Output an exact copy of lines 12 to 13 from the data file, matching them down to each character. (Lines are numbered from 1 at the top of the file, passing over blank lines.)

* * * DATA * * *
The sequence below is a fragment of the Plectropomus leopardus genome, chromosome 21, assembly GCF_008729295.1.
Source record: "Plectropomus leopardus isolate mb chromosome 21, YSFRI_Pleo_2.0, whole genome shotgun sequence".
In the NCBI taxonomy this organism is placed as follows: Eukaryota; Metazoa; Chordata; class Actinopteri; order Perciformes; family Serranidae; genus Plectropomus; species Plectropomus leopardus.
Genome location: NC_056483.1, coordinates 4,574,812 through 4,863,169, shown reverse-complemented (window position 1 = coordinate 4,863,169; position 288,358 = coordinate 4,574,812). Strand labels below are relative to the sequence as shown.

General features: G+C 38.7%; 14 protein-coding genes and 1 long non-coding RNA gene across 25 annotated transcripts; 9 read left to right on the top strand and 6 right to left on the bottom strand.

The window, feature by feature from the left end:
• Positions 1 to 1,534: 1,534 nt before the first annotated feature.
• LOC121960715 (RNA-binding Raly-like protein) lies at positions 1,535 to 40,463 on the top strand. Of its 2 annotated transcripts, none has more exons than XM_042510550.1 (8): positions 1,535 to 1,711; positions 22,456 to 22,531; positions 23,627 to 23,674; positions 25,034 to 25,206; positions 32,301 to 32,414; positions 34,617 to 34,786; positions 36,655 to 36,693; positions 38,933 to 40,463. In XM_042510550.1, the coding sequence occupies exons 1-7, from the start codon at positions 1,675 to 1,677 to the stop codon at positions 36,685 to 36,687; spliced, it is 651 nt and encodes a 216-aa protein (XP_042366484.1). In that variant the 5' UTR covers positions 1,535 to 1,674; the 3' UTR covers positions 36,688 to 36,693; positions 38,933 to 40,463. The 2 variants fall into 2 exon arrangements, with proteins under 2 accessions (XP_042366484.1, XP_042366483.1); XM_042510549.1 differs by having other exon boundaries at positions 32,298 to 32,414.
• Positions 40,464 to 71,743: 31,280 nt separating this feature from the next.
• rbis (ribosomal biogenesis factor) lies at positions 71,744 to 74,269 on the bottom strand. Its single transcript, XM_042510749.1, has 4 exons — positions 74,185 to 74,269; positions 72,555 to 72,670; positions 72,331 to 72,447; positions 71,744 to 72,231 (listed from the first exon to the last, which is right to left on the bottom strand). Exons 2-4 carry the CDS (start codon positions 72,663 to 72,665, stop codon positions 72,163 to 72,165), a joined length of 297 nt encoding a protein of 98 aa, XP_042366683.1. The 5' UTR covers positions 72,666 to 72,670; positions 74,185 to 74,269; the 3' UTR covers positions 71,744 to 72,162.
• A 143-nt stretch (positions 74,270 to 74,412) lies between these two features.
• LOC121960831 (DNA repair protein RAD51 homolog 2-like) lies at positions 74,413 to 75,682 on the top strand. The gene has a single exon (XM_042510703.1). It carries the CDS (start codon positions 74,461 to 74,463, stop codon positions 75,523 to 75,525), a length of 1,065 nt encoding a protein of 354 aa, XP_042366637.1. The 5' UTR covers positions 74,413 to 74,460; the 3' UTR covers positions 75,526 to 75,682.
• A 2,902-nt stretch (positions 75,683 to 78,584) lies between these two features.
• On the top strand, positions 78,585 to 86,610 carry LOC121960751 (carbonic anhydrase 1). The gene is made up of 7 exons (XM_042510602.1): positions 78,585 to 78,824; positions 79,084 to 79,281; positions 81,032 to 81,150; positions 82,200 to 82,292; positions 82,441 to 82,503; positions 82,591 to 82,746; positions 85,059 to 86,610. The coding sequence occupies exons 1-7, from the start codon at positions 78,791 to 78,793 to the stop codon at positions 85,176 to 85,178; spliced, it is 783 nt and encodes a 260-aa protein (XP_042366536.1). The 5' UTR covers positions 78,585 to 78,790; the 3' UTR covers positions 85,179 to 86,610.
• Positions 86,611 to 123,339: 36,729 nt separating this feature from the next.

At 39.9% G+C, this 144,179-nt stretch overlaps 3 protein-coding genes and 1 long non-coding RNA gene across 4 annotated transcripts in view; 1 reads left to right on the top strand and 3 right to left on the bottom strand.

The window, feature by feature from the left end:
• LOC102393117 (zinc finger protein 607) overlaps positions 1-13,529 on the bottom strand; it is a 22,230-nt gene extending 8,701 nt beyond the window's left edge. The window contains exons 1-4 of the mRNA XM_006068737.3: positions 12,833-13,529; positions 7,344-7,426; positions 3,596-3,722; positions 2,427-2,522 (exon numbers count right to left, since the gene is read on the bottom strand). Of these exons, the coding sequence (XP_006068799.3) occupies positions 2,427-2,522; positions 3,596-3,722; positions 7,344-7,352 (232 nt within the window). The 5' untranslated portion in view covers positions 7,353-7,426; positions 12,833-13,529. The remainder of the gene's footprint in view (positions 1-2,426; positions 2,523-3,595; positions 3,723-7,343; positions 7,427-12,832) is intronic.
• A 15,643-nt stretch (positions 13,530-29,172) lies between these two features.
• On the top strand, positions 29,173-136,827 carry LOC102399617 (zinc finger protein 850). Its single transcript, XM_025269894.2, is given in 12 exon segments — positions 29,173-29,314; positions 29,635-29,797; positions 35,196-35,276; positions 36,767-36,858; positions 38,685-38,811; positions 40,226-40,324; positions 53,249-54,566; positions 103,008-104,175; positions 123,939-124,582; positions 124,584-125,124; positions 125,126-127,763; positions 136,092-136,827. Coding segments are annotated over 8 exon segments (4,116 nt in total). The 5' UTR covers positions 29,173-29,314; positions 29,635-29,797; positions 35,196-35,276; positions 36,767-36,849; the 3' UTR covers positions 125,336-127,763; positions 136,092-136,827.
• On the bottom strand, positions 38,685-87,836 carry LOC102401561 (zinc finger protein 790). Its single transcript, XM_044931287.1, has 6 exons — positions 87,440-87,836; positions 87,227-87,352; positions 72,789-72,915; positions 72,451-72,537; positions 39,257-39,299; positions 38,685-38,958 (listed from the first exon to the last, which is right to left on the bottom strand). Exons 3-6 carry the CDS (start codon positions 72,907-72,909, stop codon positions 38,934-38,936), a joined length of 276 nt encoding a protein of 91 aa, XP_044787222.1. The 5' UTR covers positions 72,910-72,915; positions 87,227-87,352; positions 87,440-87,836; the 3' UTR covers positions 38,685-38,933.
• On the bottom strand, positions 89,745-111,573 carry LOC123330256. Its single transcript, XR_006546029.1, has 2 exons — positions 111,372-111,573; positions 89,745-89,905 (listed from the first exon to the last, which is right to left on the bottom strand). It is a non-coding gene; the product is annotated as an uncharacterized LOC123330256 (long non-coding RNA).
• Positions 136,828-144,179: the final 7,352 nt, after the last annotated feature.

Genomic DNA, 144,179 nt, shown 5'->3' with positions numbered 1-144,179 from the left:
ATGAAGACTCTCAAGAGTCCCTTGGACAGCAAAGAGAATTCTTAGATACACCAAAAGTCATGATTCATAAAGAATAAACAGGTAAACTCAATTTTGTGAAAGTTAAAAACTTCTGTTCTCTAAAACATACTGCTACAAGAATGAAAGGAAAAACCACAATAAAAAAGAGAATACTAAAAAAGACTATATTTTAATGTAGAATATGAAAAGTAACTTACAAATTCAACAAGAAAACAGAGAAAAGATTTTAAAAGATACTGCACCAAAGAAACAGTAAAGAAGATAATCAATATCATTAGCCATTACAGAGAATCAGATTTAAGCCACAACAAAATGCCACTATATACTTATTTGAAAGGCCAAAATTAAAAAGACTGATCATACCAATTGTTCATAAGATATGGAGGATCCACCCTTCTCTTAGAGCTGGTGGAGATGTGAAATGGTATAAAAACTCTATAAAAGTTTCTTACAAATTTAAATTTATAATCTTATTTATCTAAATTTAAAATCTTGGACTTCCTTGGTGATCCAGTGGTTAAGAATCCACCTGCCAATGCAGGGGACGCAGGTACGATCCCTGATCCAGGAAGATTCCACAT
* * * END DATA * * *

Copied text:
• LOC121960831 (DNA repair protein RAD51 homolog 2-like) lies at positions 74,413 to 75,682 on the top strand. The gene has a single exon (XM_042510703.1). It carries the CDS (start codon positions 74,461 to 74,463, stop codon positions 75,523 to 75,525), a length of 1,065 nt encoding a protein of 354 aa, XP_042366637.1. The 5' UTR covers positions 74,413 to 74,460; the 3' UTR covers positions 75,526 to 75,682.
• A 2,902-nt stretch (positions 75,683 to 78,584) lies between these two features.